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Interesting tea, well worth drinking, but not for the less adventurous among us. After washing and awakening the half toucha I used, the air was filled with a pronounced wild, vegetal aroma with a sweetness bordering on unpleasantness. It was not offensive, but probably would back off some people, but that is as far as it went. We have a horse farm located about 4 miles from a very famous bourbon distillery here in central KY, the aroma of this tea is very reminiscent of that of roasting sour mash from the distillery. Initially strong and perhaps unpleasant, but quickly turning comforting and reassuring that all is as it should be.
First steep – Lt color (think Ginger ale)
– The first taste begins innocently enough, unremarkable, however, when reaching mid-palate, things start to get interesting. A rather unexpected taste begins rising. A green taste, but not of grass, more like arugula,a peppery, vegetal taste. Surprising, yet not unpleasant. The finish is clean while leaving a lingering tingle — no astringency or bitterness.
Overall first infusion: Light color, uneventful beginning, surprising mid-palate flavor with a clean, complete and memorable finish.

2nd infusion: 30 sec.
Darker color, more refined aroma- definitely moving into a more familiar “tea” smell. The taste is still building as if we are travelling deeper into the forest. Woodsy and wild, becoming more complex.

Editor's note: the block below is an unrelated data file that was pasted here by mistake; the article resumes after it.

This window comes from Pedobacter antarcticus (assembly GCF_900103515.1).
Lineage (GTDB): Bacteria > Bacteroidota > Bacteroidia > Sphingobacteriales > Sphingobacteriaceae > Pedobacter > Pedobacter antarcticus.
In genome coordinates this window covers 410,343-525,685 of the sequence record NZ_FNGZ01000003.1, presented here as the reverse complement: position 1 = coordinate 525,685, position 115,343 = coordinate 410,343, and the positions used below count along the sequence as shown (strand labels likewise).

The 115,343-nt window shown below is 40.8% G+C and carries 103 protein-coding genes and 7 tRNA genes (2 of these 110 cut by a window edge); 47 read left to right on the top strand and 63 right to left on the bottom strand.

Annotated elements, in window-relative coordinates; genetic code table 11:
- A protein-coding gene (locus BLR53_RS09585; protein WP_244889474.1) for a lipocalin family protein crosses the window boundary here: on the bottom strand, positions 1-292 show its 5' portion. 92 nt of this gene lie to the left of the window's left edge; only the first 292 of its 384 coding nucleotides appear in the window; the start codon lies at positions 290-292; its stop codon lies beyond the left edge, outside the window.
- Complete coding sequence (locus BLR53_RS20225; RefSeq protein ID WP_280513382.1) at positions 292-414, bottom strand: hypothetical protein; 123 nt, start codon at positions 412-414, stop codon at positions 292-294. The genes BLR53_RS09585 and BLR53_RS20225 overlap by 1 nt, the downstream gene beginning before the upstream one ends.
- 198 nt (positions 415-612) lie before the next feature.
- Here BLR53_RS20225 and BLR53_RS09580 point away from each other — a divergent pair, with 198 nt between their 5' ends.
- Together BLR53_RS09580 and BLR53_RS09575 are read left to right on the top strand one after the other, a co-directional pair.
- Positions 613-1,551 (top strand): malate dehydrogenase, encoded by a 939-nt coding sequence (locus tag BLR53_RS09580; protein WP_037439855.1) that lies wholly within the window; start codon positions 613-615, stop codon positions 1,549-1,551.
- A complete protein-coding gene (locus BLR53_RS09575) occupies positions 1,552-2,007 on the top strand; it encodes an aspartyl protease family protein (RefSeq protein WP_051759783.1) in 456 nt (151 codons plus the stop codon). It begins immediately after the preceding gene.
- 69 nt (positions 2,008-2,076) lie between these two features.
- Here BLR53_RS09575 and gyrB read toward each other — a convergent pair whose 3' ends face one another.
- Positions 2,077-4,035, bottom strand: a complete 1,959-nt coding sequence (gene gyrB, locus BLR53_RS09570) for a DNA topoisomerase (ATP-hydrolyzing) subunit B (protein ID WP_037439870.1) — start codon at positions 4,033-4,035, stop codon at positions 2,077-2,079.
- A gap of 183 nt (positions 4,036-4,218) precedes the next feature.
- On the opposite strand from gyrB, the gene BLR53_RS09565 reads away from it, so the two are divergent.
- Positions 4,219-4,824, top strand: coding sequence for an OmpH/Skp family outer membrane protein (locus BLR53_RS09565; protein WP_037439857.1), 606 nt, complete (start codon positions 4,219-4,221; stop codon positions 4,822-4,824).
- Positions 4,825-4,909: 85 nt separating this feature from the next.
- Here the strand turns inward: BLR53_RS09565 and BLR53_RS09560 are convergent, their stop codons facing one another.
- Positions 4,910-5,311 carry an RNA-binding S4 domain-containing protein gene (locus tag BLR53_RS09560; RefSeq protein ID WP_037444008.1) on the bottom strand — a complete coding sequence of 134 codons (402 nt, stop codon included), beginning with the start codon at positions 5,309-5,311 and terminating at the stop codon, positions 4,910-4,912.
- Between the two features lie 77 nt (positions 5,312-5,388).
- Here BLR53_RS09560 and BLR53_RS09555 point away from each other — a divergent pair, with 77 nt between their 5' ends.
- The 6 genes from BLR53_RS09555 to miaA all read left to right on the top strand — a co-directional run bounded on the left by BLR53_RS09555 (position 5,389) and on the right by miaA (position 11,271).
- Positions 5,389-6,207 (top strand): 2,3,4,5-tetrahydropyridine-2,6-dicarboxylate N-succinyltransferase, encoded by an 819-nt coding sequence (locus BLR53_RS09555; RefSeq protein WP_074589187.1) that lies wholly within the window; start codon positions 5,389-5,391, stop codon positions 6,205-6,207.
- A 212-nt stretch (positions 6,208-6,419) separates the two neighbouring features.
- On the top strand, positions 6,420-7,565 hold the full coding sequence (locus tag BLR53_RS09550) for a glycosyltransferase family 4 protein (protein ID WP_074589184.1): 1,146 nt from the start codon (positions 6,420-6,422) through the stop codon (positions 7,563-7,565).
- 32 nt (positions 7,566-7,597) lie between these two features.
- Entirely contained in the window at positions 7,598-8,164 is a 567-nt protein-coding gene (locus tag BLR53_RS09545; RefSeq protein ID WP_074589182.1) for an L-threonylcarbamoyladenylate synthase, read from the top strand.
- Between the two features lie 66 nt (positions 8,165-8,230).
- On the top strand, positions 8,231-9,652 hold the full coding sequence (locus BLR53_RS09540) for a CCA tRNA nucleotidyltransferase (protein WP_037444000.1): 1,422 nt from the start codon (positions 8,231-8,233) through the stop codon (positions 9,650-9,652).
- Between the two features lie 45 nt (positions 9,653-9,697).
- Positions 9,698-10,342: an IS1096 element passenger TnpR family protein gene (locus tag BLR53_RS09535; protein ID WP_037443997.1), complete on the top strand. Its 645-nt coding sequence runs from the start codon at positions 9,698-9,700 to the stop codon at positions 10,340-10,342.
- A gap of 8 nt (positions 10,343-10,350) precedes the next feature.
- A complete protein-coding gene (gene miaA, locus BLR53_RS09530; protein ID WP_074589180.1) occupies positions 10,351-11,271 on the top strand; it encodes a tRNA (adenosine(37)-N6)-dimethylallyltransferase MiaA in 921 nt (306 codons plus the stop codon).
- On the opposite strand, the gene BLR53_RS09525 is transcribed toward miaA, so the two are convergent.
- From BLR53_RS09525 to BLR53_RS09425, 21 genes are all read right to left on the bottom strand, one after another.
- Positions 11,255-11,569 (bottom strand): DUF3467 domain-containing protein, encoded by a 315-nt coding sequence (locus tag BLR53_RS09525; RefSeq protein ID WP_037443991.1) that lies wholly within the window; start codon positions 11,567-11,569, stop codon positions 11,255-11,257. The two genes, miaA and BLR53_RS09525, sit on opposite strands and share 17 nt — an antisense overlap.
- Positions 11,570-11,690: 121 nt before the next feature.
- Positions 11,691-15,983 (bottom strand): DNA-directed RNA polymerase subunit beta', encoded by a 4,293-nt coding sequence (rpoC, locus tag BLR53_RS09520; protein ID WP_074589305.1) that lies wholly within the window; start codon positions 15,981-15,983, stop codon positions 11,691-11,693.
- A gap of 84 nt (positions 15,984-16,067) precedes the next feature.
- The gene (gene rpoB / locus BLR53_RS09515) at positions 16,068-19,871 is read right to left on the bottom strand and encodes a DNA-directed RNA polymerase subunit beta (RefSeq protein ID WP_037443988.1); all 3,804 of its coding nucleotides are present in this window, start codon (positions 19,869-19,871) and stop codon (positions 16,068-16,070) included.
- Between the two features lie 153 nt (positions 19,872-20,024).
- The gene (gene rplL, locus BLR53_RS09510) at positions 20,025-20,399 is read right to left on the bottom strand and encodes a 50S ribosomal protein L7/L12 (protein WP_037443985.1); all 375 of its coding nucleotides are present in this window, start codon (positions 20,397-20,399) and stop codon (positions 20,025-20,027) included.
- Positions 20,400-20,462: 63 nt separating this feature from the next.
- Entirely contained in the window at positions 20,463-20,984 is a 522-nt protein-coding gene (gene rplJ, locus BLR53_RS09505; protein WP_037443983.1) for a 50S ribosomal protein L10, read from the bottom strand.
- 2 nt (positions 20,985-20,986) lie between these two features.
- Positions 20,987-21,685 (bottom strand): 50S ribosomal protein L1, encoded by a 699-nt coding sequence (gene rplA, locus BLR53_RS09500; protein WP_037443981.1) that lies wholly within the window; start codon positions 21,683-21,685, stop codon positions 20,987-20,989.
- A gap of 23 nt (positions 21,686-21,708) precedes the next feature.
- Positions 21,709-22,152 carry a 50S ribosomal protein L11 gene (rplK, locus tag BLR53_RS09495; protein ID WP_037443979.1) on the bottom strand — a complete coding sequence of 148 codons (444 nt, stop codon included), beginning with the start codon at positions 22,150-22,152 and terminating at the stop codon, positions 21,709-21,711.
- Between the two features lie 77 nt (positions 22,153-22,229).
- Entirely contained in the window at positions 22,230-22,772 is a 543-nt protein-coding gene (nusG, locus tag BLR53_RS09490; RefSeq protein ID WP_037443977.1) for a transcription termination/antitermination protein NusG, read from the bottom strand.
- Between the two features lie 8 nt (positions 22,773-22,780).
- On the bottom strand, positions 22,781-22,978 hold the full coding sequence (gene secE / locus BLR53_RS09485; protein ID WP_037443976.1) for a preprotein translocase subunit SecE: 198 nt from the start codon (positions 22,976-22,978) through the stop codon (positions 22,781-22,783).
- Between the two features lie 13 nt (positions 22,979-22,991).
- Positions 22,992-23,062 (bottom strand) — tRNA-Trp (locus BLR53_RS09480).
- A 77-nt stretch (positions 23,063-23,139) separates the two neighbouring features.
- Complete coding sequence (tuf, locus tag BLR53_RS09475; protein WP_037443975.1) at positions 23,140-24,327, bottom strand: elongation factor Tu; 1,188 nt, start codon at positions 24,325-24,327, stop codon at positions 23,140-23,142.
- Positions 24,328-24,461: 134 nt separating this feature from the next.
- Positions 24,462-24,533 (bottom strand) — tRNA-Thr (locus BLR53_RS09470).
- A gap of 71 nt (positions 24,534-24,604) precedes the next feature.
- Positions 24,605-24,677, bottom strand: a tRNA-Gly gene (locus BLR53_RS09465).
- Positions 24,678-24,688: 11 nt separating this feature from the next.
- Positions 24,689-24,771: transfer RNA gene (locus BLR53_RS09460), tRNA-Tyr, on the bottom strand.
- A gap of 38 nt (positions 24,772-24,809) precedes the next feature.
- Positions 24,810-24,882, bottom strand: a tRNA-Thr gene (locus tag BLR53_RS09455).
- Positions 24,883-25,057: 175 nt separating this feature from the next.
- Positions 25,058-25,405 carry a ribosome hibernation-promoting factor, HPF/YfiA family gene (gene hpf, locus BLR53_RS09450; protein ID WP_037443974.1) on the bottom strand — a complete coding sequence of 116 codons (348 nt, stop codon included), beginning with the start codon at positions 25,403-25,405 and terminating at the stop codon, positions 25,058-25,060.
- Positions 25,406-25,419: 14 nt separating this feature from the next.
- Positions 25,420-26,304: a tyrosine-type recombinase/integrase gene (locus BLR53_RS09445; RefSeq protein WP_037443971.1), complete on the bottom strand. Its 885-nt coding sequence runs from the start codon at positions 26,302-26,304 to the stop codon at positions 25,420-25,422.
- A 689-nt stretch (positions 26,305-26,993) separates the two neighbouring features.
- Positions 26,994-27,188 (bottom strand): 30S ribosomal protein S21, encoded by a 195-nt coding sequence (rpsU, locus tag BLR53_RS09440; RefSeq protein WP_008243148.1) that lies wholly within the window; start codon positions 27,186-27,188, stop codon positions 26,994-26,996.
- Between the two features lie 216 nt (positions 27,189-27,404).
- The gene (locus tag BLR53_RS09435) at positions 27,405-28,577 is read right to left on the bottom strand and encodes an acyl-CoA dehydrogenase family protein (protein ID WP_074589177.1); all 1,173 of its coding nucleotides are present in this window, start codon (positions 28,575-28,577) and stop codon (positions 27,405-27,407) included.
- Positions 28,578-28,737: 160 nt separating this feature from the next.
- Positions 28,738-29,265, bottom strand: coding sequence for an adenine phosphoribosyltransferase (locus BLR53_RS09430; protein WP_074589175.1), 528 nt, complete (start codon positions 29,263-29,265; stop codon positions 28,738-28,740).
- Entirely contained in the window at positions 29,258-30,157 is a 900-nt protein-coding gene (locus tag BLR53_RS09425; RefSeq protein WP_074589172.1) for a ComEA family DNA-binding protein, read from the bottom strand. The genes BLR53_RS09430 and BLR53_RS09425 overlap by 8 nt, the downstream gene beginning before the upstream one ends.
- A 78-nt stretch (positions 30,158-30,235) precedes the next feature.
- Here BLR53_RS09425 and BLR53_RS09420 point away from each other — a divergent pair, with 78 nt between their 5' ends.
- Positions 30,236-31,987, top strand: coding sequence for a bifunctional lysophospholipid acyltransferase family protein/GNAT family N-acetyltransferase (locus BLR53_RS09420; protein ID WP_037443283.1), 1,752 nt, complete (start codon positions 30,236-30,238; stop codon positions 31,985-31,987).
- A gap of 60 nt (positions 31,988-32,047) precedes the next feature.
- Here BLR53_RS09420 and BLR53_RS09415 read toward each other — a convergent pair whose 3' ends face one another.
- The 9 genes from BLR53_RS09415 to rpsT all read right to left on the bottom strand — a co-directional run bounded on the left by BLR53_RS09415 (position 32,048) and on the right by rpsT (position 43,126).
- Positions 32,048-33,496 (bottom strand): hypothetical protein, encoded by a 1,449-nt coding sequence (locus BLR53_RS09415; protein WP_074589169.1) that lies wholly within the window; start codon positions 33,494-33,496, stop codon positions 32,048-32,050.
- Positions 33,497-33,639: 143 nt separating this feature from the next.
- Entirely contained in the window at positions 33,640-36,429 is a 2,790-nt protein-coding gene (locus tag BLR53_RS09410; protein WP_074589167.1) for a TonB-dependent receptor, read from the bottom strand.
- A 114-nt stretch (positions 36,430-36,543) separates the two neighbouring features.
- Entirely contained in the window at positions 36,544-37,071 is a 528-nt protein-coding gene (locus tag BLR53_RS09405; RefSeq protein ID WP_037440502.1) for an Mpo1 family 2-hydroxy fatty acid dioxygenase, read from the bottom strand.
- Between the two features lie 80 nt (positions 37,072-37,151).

This is not a great tea, but it is a pleasant adventure. It evolves quickly and even after 4 or 5 infusions, changes, albeit predictable, are still occurring. The only truly bad aspect I found was that when this tea cools bitterness appears. Almost to the point of undrinkability.

Not a tea to drink everyday, but good on occasion and I’m sure it would work well with chili or vinegar.

Preparation
205 °F / 96 °C 0 min, 15 sec
Azzrian

Thanks for following! I look forward to more of your reviews. :)

Bonnie

Too bad this became bitter. I don’t run into this with pu’erh almost ever but then this is a sheng which I don’t drink often. I noticed that Amy said the same thing about it being bitter sweet.

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Azzrian

Thanks for following! I look forward to more of your reviews. :)

Bonnie

Too bad this became bitter. I don’t run into this with pu’erh almost ever but then this is a sheng which I don’t drink often. I noticed that Amy said the same thing about it being bitter sweet.

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Bio

My foray into Asian culture in general and tea specifically began about two decades ago upon meeting my future wife early in our university years. I call it my Sino-ification, but generally it took more than a decade to become an honorary Chinese at least in the eyes of my family. I am still casually referred to as “white devil”, “barbarian” and “big nose”. However, I am indebted to my Chinese in-laws and asian friends for instilling in me, among other things,a great respect and love of tea culture, and all of its nuances.

Over the years, we have had the great fortune to travel throughout Asia, particularly in Korea, Singapore, Hong Kong, and of course in Malaysia. Along the way always eating the local fare and drinking tea.

I am so glad to finally be connected to this site to further my knowledge and appreciation of tea.

Location

Lexington, KY / KL Malaysia

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